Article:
Dutch music writer Rene Van Peer talks about the necessity of listening inclusively in primitive times, as a matter of survival, and how that kind of global attention is returning in modern times through the medium of technology and nature sound recordings. (Go to interview)
PARA/GRAPHS* for ANTIPHONY IX (...a DOT...) for Orchestra, Children and Tape By Kenneth Gaburo, Iowa City, 9/18/1985
DESERTPACE, near where I lived, and in which I participated for many years is neither totally vacuous nor full for me. Although it persists in its seeming timelessness and stillness, it is not alone. It is occupied by loifeforms: seen, heard, felt. DESERTSPACE is anything but silent.
Here, life seems momentary but not miniscule. Delicate flowerings, surrounded by unoccupied sand, appear and disappear in wonderfully complete cycles. Here each lifeform persists in its own way within the persistence of timeless, still DESERTSPACE.
Visitors also enter. I, they, do: the distant sound of a biker's rig; a child with parents on the horizon; couples nested in some shaded formation. In one way or another, all attend to DESERTSPACE while here.
Marked off by extraordinarily diverse motions of coming and going, DESERTSPACE seems always to be changing. It is orderly but not ordered. Its otherwise stillness and timelessness is etched by provocative, seemingly random gestures given to it by those lifeforms which comprise it; now here, now there; poised, fleeting, cyclic, diffused. I am startled. DESERTSPACE is never quite the same.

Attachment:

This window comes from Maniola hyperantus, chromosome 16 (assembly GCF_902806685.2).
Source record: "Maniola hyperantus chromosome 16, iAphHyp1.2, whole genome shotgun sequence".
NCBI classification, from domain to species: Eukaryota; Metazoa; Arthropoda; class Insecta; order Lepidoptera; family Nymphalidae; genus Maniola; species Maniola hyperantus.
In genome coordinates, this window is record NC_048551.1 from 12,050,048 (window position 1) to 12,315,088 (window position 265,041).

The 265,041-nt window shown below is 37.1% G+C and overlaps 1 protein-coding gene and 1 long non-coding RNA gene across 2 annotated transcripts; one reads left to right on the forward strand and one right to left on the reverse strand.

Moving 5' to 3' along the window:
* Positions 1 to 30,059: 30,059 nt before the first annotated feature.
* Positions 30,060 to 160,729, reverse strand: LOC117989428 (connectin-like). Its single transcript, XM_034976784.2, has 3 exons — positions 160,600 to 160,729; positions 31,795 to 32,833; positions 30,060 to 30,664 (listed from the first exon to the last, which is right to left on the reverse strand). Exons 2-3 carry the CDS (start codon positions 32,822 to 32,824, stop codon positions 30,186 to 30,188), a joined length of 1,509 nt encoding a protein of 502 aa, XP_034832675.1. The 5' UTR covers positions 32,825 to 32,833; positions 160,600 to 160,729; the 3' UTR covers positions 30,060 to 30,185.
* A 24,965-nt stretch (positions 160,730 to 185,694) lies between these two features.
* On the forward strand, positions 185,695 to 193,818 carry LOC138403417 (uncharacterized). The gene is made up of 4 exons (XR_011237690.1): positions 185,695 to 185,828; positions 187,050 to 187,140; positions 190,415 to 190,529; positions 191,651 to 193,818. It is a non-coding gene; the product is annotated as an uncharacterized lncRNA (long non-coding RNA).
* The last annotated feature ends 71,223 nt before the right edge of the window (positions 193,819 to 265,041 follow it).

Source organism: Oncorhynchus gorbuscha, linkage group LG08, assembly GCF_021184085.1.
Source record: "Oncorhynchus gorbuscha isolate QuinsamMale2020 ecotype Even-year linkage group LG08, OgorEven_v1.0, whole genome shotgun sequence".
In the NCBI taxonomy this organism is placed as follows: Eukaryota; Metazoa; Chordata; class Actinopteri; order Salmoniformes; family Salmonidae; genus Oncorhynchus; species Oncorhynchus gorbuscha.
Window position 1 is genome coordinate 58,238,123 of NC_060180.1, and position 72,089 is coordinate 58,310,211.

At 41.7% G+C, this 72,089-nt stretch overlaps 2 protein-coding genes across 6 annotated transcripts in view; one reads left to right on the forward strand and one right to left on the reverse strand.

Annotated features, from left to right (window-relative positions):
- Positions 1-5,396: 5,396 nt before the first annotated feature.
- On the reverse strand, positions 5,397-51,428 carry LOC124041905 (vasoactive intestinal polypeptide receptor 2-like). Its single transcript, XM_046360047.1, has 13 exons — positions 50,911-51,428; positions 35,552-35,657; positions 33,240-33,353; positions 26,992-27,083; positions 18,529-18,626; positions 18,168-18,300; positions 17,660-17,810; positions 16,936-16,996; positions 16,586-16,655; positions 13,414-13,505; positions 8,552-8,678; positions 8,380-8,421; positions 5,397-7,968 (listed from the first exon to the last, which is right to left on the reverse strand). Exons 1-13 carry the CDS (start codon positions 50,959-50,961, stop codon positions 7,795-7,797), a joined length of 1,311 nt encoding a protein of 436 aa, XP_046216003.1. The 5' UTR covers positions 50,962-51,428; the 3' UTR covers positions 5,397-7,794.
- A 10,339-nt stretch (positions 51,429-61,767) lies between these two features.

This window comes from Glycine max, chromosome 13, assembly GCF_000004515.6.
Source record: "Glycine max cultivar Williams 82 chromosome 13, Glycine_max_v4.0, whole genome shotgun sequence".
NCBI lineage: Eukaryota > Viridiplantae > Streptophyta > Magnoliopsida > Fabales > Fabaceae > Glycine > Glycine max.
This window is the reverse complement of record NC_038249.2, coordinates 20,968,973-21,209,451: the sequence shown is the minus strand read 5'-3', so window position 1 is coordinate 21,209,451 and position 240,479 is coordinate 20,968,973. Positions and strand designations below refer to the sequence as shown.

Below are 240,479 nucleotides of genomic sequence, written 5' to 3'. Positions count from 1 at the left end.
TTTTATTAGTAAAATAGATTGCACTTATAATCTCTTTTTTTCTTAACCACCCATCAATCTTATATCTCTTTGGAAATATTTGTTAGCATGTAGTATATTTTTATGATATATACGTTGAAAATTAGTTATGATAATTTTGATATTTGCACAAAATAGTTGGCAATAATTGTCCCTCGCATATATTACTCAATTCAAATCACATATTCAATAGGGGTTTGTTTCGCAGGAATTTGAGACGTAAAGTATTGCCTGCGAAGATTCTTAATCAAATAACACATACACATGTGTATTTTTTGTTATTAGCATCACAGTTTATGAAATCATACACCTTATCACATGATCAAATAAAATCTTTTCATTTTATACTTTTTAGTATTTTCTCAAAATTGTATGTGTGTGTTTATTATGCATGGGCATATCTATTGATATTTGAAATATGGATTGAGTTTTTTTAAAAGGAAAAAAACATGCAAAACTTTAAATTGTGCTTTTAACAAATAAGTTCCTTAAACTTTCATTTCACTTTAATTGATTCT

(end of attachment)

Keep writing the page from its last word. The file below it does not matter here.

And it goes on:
Because of this, changes appear always to be immediate and conclusive. But this is a deception. For, both DESERTSPACE and its lifeforms,—whether occupants or visitors—, are caught up in a continual state of becoming. This is very strange to me for neither seems to care that it becomes. It is useless to make predictions about how it will be next time, or ten minutes from now (by my time). Becoming is what DESERTSPACE is; so, also, for its occupants.
In this becoming I hear a rather incredible kind of breathing. Lifeforms which participate in DESERTSPACE—unpredictably marking off increments of time in its timelessness, and momentarily masking its stillness—leave it conspicuous by their absence or presence. They persistently come and go. Persistent DESERTSPACE cannot.
If those lifeforms which comprise DESERTSPACE were to abandon it, what would be left (other than timeless, interminably still, undifferentiated space, comprised only of itself)? But this DESERTSPACE would not be breathing; nor could it do so,—alone.
The above text is not the basis for Antiphony IX. The work does not portray the desert (specifically a segment of the Anzo Borrego Desert); nor, is it a metaphor for it. Instead of writing program notes, the composer invites the reader to participate as follows: Please re-read the above PARA/GRAPHS as given with the following exception: for each use of the word DESERTSPACE, substitute the expression ANTIPHONY 1X.